When and How Should I Apply for Medicare?Healthcare & Medicare Social Security
This is Part 3 of Medicare FAQs we're highlighting. Be sure to check out
Part 1: What's the Difference Between Medicare Parts A, B C & D?
Part 2: Can I Switch Medigap Plans?
Age 65 is the magic number around which Medicare enrollment revolves. Here’s how that may apply to you under different scenarios.
If You’re Already Receiving Social Security or Railroad Retirement Benefits
If you collected Social Security or Railroad Retirement benefits early (before Full Retirement Age), then you’ll be automatically enrolled in Medicare Parts A&B when you reach 65. You should receive your Medicare card about three months before your 65th birthday.
There are usually no further steps you’ll need to take unless you want to also enroll in Part D (prescription drugs) and/or a Medicare Supplement plan.
You do not pay for Medicare Part A (hospital insurance), assuming you’ve met eligibility requirements. Medicare Part B (medical insurance) premiums depend on your income level and will be automatically deducted from your monthly Social Security or Railroad Retirement benefit.
If You’re Receiving Social Security Disability
If you become permanently disabled and receive benefits from Social Security Disability, then you'll be automatically enrolled in Medicare Parts A&B around the 25th month of receiving benefits. The same applies to certain disability benefits from the Railroad Retirement Board.
Medicare enrollment is immediate upon receiving benefits if you have ALS, also known as "Lou Gehrig's Disease."
If You’re not yet Receiving Social Security or Railroad Retirement
If you’re not yet receiving Social Security or Railroad Retirement, then you'll need to enroll in Medicare yourself for when you reach age 65. You can do so online here or by phoning Social Security at 1.800.772.1213. (Yes, that sounds kind of funny to go to SS to enroll in Medicare, but recall that Part B premiums are deducted from your monthly Social Security benefit.)
You can sign-up during the Initial Enrollment Period. This is the 7-month period that begins three months before the month you turn 65 and ends three months after. For example, if you turn 65 on February 16, 2018, then your Initial Enrollment Period will be November 2017 through May 2018.
If you don’t enroll in Medicare Part B during this time, you may be penalized with permanently higher premiums when you do finally enroll. That is, unless you’re still working and eligible to defer enrollment because you’re in a group health plan.
Since Part B premiums are usually deducted from Social Security or Railroad Retirement benefits, if you’re not yet receiving those then you’ll need to make alternate payment arrangements until you begin collecting those benefits.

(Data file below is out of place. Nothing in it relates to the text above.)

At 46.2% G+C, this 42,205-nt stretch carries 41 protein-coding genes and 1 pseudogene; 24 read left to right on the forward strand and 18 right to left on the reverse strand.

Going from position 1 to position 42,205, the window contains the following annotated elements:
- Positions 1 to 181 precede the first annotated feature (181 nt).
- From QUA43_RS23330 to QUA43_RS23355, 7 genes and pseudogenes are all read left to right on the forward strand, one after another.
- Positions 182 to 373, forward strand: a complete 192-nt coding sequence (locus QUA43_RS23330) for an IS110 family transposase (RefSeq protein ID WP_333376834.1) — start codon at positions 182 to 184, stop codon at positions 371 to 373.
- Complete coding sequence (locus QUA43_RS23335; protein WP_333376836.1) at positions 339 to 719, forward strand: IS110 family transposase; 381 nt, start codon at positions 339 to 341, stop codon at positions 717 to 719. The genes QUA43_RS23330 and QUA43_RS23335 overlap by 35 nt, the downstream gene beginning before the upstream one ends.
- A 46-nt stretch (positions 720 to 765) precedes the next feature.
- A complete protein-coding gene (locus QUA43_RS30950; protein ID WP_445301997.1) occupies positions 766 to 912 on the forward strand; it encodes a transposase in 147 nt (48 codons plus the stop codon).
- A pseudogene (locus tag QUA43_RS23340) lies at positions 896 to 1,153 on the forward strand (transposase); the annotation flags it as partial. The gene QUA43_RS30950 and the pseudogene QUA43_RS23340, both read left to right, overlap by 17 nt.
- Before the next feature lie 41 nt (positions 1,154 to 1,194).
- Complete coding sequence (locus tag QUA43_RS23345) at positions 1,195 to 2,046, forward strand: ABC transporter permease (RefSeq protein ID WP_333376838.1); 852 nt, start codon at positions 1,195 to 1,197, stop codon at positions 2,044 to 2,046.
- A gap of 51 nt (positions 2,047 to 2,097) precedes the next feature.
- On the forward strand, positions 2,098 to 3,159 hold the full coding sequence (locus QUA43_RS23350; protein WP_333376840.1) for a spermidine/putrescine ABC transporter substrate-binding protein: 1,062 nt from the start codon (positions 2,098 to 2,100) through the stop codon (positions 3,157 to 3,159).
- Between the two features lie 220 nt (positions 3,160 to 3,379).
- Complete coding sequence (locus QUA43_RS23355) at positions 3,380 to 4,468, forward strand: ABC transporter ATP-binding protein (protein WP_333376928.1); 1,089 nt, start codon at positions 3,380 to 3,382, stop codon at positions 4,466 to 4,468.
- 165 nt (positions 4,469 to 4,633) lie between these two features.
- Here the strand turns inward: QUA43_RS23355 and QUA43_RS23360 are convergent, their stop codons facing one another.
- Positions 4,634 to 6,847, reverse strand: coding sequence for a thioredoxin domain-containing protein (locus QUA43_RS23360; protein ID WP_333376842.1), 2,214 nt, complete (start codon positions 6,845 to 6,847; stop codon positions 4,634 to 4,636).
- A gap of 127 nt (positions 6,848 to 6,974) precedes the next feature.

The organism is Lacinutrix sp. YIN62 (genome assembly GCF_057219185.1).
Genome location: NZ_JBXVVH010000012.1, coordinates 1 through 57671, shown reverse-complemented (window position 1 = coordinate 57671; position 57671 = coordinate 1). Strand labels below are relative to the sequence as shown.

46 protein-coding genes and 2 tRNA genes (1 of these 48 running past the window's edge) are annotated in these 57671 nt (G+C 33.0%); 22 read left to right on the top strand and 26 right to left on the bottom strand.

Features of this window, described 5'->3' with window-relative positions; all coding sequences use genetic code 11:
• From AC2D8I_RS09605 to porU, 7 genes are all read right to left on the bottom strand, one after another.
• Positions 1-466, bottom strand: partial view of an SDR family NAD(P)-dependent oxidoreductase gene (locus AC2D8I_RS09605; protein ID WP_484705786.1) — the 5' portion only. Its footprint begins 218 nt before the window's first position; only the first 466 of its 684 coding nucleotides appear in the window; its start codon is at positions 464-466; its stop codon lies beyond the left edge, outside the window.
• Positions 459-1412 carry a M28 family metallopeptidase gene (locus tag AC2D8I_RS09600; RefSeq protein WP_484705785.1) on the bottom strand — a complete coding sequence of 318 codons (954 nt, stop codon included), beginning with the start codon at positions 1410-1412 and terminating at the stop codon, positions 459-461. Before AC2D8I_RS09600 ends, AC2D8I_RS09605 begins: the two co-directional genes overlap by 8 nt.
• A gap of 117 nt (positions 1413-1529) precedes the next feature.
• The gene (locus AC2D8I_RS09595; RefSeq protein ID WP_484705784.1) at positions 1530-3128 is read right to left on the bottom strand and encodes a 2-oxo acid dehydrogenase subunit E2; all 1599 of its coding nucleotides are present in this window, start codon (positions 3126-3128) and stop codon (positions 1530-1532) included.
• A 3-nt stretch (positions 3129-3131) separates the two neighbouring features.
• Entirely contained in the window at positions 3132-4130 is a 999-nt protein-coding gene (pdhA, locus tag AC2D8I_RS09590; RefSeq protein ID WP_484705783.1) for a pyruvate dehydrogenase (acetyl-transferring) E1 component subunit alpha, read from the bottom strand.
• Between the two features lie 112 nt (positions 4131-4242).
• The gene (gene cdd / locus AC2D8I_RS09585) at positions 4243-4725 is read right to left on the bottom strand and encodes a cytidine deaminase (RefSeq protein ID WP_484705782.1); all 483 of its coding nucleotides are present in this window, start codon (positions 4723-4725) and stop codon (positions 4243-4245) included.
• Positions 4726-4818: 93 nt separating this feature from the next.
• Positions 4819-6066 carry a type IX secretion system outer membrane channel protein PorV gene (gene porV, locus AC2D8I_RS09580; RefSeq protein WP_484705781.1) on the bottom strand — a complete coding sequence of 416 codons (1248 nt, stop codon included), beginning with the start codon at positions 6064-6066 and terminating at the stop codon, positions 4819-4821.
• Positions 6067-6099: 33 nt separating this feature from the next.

You’re Still Working at 65 and Covered Under Group Health Plan
Let me say at the outset, as you approach 65 it’ll be important to talk with HR or your employer’s benefits office about your health plan options and coordinating those with Medicare, if applicable.
In most cases, you’ll want to enroll in Medicare Part A at age 65 even if you’re still working. But if you (or your spouse) are still working and you have group health coverage through your employer (or spouse’s employer), you will not be penalized for deferring enrollment in Medicare Part B.
There are a couple of important exceptions:
- Small employer exception
If you work for an employer with fewer than 20 employees, your employer may require that you enroll in Part B at age 65 even though you already have group coverage. In such a case, Medicare would become the primary payer (of claims) and your group health plan would be secondary.
- HSA exception
In order to make tax-favored contributions to a Health Savings Account (HSA), it must be paired-up with a High-Deductible Health Plan (HDHP). And if you enroll in Medicare, that would give you two health insurance plans. The HSA rules only allow one plan and it must be an HDHP. You can continue to spend-down your HSA on qualified medical expenses, but regulations won’t allow further HSA contributions.
Once you stop working (or lose health coverage) and need to start Medicare Part B, you will have an 8-month Special Enrollment Period to do so without penalty. The enrollment period is only 63 days from coverage termination to enroll in Part D for prescription drugs.
- How do I get Medicare Parts A & B?
- Medicare Part B Enrollment Periods
- Health Savings Accounts (HSAs) and Medicare
- Q&A: "Can I Use an HSA Like an IRA if I'm Retired and No Longer Working?"